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Reading Desire: In Pursuit of Ernest Hemingway

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Overview

Whether revered for his masculinity, condemned as an icon of machismo, or perceived as possessing complex androgynous characteristics, Ernest Hemingway is acknowledged to be one of the most important twentieth-century American novelists. For Debra A. Moddelmog, the intense debate about the nature of his identity reveals how critics' desires give shape to an author's many guises. In her provocative book, Moddelmog interrogates Hemingway's persona and work to show how our perception of the writer is influenced by society's views on knowledge, power, and sexuality. She believes that recent attempts to reinvent Hemingway as man and as artist have been circumscribed by their authors' investment in heterosexist ideology; she seeks instead to situate Hemingway's sexual identity in the interface between homosexuality and heterosexuality. Moddelmog looks at how sexual orientation, gender, race, nationality, able-bodiedness—and the intersections of these elements—contribute to the formation of desire. Ultimately, she makes a far-reaching and suggestive argument about multiculturalism and the canons of American letters, asserting that those who teach literature must be aware of the politics and ethics of the authorial constructions they promote.
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Editorial Reviews

From the Publisher
"This is a careful study, defining terms proper to gender criticism, acknowledges limitations, and documents other opinions in numerous lengthy footnotes and a bibliography. The author clearly answers the crucial question: What role should the author's life play in the interpretation of texts?"—Choice. April 2000

"Hemingway studies has long needed a book like Reading Desire."—Carl P. Eby. American Literature, March 2001

"A fascinating and important contribution to scholarship on gender construction and forms of sexual desire. The book is theorized through careful readings of Hemingway texts that were either unknown until recently or unread and untaught for decades because they revealed sides of Hemingway's sexuality and creativity which do not support his heteromasculine image. Debra Moddelmog's work has much to teach us about cultural constructions of sexuality, literary creativity, canonized writers, and culture 'heroes.'"—Shari Benstock, University of Miami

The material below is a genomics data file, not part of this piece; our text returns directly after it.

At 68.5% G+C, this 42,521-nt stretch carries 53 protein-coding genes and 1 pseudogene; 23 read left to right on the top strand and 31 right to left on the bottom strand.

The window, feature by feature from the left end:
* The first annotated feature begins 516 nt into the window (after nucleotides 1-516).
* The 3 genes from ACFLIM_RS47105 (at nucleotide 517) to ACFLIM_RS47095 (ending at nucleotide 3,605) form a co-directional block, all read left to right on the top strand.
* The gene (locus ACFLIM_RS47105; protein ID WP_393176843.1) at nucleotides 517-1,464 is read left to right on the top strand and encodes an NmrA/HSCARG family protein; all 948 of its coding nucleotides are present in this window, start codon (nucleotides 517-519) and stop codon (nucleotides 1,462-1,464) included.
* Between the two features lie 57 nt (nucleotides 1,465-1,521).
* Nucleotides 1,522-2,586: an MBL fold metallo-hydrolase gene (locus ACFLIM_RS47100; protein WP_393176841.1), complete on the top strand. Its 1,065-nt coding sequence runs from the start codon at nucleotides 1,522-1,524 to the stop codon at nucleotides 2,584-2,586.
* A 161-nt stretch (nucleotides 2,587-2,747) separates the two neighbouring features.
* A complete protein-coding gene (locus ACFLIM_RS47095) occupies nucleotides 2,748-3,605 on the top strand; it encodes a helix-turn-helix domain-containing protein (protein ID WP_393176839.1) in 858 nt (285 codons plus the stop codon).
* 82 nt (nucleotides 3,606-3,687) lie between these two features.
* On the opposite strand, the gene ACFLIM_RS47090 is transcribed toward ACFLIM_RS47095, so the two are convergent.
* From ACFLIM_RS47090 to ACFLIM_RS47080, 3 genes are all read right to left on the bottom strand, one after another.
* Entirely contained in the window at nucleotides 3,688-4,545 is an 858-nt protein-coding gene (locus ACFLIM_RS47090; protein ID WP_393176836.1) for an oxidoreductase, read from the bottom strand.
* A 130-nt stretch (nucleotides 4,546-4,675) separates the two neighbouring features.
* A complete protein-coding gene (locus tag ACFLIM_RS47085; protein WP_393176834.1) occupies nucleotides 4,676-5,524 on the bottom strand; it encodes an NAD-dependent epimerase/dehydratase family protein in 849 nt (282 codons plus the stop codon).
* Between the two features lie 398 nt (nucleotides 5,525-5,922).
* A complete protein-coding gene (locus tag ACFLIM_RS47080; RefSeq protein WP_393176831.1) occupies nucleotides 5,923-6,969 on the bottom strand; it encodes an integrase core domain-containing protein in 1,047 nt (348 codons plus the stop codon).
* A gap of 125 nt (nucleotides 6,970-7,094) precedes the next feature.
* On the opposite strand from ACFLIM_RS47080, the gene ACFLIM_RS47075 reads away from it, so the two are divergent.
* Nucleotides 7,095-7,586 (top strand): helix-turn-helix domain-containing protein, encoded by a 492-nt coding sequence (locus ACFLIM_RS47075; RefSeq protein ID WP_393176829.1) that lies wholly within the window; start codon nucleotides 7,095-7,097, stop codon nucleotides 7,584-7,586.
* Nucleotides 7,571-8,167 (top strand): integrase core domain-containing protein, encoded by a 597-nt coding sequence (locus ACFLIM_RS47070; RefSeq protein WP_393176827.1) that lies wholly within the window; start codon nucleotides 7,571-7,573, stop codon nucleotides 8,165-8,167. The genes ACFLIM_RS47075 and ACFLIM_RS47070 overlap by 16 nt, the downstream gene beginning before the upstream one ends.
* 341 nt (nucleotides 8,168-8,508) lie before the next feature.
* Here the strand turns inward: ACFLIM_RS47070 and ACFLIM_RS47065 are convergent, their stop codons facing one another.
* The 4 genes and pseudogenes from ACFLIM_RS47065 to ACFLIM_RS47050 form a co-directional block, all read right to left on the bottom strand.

"This beautifully written book is the product of years of studying, teaching, and writing, and its finesse and sophistication show. It is likely to become a crucial piece of our long-standing arguments about the canons of American letters."—Linda Wagner-Martin, University of North Carolina

"This is a dangerous book. Debra Moddelmog's lucid, learned, and challenging reconstruction of Hemingway forces the reader to look into dark corners, question givens, and think anew about Ernest. I suspect the first response will be denial, but eventually we will be grateful for the author's courage in writing this book."—Michael Reynolds, author of Hemingway: The Final Years

"Debra A. Moddelmog declares the Great White Male not dead, but open for reconstruction. Her provocative book challenges existing criticism based on hegemonic assumptions about sexual orientation, gender, race, class, and able-bodiedness, and asks that we 'desire' to know—and teach—a different Hemingway."—Susan Beegel, Editor, The Hemingway Review

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Product Details

  • ISBN-13: 9780801486357
  • Publisher: Cornell University Press
  • Publication date: 9/28/1999
  • Edition description: New Edition
  • Pages: 208
  • Product dimensions: 6.03 (w) x 9.02 (h) x 0.53 (d)

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